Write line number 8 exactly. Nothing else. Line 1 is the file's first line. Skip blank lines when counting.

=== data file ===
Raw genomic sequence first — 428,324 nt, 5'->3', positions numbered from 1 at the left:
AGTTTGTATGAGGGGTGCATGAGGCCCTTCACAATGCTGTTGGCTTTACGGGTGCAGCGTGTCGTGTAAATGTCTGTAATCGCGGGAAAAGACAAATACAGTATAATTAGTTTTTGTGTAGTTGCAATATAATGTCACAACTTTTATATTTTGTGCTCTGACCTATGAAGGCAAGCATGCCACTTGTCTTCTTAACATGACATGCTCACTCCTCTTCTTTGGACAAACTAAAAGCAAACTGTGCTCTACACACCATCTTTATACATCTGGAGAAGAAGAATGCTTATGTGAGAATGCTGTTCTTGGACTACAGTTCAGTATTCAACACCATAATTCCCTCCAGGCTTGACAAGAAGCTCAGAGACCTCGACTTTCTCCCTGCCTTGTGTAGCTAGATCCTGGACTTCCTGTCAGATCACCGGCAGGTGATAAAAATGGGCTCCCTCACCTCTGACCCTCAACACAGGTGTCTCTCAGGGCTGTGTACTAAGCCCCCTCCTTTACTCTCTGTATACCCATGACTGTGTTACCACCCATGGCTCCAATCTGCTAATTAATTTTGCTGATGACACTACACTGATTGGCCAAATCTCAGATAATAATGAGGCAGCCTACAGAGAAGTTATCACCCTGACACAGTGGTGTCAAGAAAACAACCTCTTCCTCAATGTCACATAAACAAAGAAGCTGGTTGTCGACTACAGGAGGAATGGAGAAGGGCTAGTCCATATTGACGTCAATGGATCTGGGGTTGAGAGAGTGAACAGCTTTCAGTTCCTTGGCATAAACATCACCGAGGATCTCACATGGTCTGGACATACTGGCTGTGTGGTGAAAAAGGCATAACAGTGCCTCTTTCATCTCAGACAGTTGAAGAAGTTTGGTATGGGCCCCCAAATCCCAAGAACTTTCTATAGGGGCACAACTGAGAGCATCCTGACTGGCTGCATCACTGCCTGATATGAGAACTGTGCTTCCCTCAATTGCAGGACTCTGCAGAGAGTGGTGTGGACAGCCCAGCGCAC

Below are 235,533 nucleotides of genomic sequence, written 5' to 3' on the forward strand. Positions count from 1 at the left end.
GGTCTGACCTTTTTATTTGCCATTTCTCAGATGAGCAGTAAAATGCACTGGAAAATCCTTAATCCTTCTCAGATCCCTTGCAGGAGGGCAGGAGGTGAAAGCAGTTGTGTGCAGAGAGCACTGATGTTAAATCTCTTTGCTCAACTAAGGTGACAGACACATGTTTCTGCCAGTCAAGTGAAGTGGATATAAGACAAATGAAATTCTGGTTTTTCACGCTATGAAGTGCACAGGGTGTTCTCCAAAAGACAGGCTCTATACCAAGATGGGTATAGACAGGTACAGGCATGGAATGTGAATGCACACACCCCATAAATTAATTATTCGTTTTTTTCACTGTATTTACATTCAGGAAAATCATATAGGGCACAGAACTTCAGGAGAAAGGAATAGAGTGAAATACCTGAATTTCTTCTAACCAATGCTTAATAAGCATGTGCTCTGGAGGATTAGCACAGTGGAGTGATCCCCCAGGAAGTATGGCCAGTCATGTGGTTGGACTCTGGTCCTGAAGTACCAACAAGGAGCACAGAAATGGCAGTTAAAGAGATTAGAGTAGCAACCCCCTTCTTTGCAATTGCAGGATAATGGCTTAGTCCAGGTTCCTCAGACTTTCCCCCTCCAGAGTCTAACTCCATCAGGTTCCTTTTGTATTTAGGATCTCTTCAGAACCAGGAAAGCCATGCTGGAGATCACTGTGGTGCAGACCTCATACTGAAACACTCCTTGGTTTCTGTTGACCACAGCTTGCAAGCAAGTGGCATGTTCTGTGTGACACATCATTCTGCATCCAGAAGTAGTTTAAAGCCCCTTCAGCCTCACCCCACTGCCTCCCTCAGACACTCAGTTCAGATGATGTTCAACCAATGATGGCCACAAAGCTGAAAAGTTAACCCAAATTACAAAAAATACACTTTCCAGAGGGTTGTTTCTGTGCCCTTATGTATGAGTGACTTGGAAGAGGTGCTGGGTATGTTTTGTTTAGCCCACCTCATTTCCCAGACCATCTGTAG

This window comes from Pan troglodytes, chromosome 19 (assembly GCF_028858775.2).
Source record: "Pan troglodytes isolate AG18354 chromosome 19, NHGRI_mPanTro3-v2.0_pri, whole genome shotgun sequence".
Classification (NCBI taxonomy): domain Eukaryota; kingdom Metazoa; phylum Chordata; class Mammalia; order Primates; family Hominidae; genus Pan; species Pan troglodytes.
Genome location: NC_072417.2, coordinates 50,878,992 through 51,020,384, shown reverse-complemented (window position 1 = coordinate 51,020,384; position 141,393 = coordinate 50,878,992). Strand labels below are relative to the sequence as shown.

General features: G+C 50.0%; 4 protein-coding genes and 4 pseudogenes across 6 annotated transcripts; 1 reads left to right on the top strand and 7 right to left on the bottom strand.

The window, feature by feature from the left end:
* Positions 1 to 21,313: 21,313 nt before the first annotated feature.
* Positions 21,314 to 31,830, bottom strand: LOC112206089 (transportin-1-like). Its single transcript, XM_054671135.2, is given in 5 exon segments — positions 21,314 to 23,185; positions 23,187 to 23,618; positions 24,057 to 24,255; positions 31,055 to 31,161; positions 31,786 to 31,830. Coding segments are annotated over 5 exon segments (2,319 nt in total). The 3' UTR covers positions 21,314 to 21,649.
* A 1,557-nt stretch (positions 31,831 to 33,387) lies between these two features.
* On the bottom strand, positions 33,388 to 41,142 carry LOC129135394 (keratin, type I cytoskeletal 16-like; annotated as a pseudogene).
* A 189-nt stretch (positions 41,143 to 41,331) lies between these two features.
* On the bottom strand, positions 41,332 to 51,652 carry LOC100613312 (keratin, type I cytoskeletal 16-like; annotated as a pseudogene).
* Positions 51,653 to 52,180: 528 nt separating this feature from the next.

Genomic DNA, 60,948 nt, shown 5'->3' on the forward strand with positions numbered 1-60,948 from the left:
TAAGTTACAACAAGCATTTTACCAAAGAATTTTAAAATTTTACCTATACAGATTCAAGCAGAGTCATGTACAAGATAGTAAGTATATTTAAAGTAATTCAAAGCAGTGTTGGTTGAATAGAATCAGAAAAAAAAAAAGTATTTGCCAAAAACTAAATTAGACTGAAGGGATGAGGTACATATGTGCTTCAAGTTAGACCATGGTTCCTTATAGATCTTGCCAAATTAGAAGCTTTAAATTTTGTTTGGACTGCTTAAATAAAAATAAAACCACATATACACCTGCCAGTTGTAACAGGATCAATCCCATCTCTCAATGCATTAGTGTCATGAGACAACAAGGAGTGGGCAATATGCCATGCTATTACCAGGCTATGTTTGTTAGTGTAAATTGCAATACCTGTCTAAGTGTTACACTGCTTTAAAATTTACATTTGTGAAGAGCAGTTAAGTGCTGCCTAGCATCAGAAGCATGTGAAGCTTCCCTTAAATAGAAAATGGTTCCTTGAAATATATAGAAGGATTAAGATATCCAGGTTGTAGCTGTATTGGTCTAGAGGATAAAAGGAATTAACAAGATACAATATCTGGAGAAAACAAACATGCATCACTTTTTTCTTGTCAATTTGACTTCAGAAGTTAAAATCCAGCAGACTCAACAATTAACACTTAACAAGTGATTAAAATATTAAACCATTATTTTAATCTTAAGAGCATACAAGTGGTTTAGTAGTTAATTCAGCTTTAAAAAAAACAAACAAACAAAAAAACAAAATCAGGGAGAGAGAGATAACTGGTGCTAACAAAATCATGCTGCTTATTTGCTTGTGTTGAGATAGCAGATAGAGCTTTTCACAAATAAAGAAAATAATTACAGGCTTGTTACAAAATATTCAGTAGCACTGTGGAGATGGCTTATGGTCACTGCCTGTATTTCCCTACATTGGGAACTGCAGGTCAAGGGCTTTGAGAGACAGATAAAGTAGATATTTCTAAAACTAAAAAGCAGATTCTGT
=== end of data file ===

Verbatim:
Genome location: NC_072417.2, coordinates 50,878,992 through 51,020,384, shown reverse-complemented (window position 1 = coordinate 51,020,384; position 141,393 = coordinate 50,878,992). Strand labels below are relative to the sequence as shown.